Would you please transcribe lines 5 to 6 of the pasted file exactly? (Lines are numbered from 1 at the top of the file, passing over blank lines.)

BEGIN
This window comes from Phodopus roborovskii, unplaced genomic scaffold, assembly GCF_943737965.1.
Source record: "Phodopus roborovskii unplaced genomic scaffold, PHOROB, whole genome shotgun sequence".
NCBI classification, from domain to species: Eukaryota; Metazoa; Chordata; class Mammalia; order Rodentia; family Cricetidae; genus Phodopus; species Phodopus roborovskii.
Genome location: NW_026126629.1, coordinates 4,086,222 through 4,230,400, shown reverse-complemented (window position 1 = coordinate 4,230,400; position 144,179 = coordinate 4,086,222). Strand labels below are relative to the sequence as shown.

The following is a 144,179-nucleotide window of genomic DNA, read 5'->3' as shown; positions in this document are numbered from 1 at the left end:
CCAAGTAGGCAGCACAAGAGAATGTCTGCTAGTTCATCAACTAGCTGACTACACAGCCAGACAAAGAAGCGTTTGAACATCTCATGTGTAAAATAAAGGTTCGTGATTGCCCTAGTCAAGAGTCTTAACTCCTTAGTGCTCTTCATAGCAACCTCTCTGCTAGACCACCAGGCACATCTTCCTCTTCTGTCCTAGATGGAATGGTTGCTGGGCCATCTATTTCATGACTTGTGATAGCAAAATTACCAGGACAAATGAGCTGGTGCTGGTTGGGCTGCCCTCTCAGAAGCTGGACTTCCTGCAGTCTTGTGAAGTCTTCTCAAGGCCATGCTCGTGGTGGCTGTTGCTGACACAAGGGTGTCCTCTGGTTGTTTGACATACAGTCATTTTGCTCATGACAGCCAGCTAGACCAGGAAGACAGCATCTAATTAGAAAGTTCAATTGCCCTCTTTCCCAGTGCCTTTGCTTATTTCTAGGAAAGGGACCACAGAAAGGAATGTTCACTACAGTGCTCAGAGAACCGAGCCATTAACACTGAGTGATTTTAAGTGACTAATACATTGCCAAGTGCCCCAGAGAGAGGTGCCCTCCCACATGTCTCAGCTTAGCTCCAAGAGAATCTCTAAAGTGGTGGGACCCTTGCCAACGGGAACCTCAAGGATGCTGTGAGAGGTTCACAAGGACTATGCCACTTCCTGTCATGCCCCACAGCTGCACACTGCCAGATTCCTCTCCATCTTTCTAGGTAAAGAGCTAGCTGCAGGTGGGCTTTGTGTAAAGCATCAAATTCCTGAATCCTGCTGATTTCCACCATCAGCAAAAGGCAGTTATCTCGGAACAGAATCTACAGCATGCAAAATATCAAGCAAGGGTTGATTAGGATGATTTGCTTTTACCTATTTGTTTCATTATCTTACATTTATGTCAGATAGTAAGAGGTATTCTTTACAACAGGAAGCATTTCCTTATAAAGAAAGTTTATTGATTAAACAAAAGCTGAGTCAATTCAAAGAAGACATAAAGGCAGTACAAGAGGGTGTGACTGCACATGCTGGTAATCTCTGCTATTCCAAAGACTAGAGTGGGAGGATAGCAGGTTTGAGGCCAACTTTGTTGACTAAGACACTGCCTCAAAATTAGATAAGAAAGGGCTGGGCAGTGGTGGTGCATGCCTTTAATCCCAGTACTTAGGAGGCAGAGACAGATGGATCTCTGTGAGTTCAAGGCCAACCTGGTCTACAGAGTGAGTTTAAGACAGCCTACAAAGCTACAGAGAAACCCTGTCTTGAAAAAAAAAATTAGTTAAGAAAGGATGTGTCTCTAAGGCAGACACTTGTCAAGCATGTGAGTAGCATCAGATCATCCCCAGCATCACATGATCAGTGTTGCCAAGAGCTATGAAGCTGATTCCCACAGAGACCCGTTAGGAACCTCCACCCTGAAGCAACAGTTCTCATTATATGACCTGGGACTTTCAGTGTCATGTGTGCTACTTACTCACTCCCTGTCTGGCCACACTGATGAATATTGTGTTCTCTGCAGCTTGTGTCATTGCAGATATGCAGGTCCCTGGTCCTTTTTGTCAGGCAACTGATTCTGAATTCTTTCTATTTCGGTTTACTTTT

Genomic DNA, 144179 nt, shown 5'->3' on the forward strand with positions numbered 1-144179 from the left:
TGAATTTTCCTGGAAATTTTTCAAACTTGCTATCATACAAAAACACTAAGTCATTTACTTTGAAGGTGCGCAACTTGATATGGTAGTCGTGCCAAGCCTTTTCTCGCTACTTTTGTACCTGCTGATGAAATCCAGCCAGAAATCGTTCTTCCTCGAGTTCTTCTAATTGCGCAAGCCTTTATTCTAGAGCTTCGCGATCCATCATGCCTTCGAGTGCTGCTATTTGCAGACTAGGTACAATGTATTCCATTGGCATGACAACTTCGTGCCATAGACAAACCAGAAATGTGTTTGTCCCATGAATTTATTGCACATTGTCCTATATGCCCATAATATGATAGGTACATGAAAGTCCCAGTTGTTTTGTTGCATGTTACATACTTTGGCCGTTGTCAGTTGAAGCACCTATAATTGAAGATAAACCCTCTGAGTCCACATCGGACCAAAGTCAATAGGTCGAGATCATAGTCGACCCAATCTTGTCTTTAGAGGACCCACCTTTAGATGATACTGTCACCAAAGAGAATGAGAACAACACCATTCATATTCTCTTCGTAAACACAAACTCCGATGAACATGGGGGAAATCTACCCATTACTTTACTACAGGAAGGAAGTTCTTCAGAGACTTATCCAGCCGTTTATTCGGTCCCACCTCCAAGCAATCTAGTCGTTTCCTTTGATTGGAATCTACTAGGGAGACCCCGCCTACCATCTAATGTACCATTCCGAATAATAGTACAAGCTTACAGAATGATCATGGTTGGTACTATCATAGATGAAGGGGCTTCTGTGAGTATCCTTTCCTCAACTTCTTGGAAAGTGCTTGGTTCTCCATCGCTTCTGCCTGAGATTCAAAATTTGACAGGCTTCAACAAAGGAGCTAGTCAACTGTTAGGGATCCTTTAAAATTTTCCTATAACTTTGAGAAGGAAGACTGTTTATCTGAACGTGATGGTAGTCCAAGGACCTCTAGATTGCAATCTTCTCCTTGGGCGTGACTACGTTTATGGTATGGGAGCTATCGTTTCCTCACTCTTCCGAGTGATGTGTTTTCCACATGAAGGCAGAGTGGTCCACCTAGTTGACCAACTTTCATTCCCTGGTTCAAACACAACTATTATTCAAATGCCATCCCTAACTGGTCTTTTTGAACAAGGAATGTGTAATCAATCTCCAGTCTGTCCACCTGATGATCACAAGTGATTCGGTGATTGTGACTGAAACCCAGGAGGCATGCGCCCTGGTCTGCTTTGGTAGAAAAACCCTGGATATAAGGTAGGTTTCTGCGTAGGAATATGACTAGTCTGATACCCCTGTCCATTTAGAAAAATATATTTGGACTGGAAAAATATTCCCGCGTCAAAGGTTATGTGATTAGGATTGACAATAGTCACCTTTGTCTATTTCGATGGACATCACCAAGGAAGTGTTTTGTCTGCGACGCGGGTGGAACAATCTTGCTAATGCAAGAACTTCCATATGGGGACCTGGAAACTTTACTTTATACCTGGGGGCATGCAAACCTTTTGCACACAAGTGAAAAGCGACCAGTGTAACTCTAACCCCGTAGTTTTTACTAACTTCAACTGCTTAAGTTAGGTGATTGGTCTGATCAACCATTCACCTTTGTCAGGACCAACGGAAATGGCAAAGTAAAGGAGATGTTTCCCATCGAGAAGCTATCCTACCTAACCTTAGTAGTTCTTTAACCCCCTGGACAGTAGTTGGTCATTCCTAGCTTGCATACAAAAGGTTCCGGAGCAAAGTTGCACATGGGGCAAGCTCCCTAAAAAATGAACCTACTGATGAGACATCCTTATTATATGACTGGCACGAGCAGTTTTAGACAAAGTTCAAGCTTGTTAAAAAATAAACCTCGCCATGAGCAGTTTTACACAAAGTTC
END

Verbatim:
The following is a 144,179-nucleotide window of genomic DNA, read 5'->3' as shown; positions in this document are numbered from 1 at the left end:
CCAAGTAGGCAGCACAAGAGAATGTCTGCTAGTTCATCAACTAGCTGACTACACAGCCAGACAAAGAAGCGTTTGAACATCTCATGTGTAAAATAAAGGTTCGTGATTGCCCTAGTCAAGAGTCTTAACTCCTTAGTGCTCTTCATAGCAACCTCTCTGCTAGACCACCAGGCACATCTTCCTCTTCTGTCCTAGATGGAATGGTTGCTGGGCCATCTATTTCATGACTTGTGATAGCAAAATTACCAGGACAAATGAGCTGGTGCTGGTTGGGCTGCCCTCTCAGAAGCTGGACTTCCTGCAGTCTTGTGAAGTCTTCTCAAGGCCATGCTCGTGGTGGCTGTTGCTGACACAAGGGTGTCCTCTGGTTGTTTGACATACAGTCATTTTGCTCATGACAGCCAGCTAGACCAGGAAGACAGCATCTAATTAGAAAGTTCAATTGCCCTCTTTCCCAGTGCCTTTGCTTATTTCTAGGAAAGGGACCACAGAAAGGAATGTTCACTACAGTGCTCAGAGAACCGAGCCATTAACACTGAGTGATTTTAAGTGACTAATACATTGCCAAGTGCCCCAGAGAGAGGTGCCCTCCCACATGTCTCAGCTTAGCTCCAAGAGAATCTCTAAAGTGGTGGGACCCTTGCCAACGGGAACCTCAAGGATGCTGTGAGAGGTTCACAAGGACTATGCCACTTCCTGTCATGCCCCACAGCTGCACACTGCCAGATTCCTCTCCATCTTTCTAGGTAAAGAGCTAGCTGCAGGTGGGCTTTGTGTAAAGCATCAAATTCCTGAATCCTGCTGATTTCCACCATCAGCAAAAGGCAGTTATCTCGGAACAGAATCTACAGCATGCAAAATATCAAGCAAGGGTTGATTAGGATGATTTGCTTTTACCTATTTGTTTCATTATCTTACATTTATGTCAGATAGTAAGAGGTATTCTTTACAACAGGAAGCATTTCCTTATAAAGAAAGTTTATTGATTAAACAAAAGCTGAGTCAATTCAAAGAAGACATAAAGGCAGTACAAGAGGGTGTGACTGCACATGCTGGTAATCTCTGCTATTCCAAAGACTAGAGTGGGAGGATAGCAGGTTTGAGGCCAACTTTGTTGACTAAGACACTGCCTCAAAATTAGATAAGAAAGGGCTGGGCAGTGGTGGTGCATGCCTTTAATCCCAGTACTTAGGAGGCAGAGACAGATGGATCTCTGTGAGTTCAAGGCCAACCTGGTCTACAGAGTGAGTTTAAGACAGCCTACAAAGCTACAGAGAAACCCTGTCTTGAAAAAAAAAATTAGTTAAGAAAGGATGTGTCTCTAAGGCAGACACTTGTCAAGCATGTGAGTAGCATCAGATCATCCCCAGCATCACATGATCAGTGTTGCCAAGAGCTATGAAGCTGATTCCCACAGAGACCCGTTAGGAACCTCCACCCTGAAGCAACAGTTCTCATTATATGACCTGGGACTTTCAGTGTCATGTGTGCTACTTACTCACTCCCTGTCTGGCCACACTGATGAATATTGTGTTCTCTGCAGCTTGTGTCATTGCAGATATGCAGGTCCCTGGTCCTTTTTGTCAGGCAACTGATTCTGAATTCTTTCTATTTCGGTTTACTTTT